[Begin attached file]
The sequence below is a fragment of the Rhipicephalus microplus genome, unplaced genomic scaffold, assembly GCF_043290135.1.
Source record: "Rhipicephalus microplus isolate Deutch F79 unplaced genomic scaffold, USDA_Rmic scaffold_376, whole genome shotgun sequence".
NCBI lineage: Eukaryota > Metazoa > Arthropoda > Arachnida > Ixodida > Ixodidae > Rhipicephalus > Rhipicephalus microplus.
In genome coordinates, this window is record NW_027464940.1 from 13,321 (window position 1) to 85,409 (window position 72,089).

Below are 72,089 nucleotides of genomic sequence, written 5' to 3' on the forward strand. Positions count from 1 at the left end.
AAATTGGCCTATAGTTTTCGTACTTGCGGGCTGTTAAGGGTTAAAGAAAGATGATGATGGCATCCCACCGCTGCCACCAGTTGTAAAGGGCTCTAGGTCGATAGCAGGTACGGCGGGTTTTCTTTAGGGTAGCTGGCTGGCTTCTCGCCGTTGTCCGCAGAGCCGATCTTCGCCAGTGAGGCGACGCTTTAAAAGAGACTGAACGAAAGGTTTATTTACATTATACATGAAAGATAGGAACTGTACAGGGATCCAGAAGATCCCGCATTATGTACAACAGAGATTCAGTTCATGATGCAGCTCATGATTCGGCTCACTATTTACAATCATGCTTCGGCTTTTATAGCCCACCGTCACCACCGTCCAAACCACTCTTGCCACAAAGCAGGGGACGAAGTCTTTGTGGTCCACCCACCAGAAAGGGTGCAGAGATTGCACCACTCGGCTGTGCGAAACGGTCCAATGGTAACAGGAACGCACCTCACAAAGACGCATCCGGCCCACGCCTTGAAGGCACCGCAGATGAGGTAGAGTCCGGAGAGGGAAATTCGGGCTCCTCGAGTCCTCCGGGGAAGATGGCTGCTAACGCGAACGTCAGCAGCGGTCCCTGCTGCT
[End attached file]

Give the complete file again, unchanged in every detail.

The sequence below is a fragment of the Rhipicephalus microplus genome, unplaced genomic scaffold, assembly GCF_043290135.1.
Source record: "Rhipicephalus microplus isolate Deutch F79 unplaced genomic scaffold, USDA_Rmic scaffold_376, whole genome shotgun sequence".
NCBI lineage: Eukaryota > Metazoa > Arthropoda > Arachnida > Ixodida > Ixodidae > Rhipicephalus > Rhipicephalus microplus.
In genome coordinates, this window is record NW_027464940.1 from 13,321 (window position 1) to 85,409 (window position 72,089).

Below are 72,089 nucleotides of genomic sequence, written 5' to 3' on the forward strand. Positions count from 1 at the left end.
AAATTGGCCTATAGTTTTCGTACTTGCGGGCTGTTAAGGGTTAAAGAAAGATGATGATGGCATCCCACCGCTGCCACCAGTTGTAAAGGGCTCTAGGTCGATAGCAGGTACGGCGGGTTTTCTTTAGGGTAGCTGGCTGGCTTCTCGCCGTTGTCCGCAGAGCCGATCTTCGCCAGTGAGGCGACGCTTTAAAAGAGACTGAACGAAAGGTTTATTTACATTATACATGAAAGATAGGAACTGTACAGGGATCCAGAAGATCCCGCATTATGTACAACAGAGATTCAGTTCATGATGCAGCTCATGATTCGGCTCACTATTTACAATCATGCTTCGGCTTTTATAGCCCACCGTCACCACCGTCCAAACCACTCTTGCCACAAAGCAGGGGACGAAGTCTTTGTGGTCCACCCACCAGAAAGGGTGCAGAGATTGCACCACTCGGCTGTGCGAAACGGTCCAATGGTAACAGGAACGCACCTCACAAAGACGCATCCGGCCCACGCCTTGAAGGCACCGCAGATGAGGTAGAGTCCGGAGAGGGAAATTCGGGCTCCTCGAGTCCTCCGGGGAAGATGGCTGCTAACGCGAACGTCAGCAGCGGTCCCTGCTGCT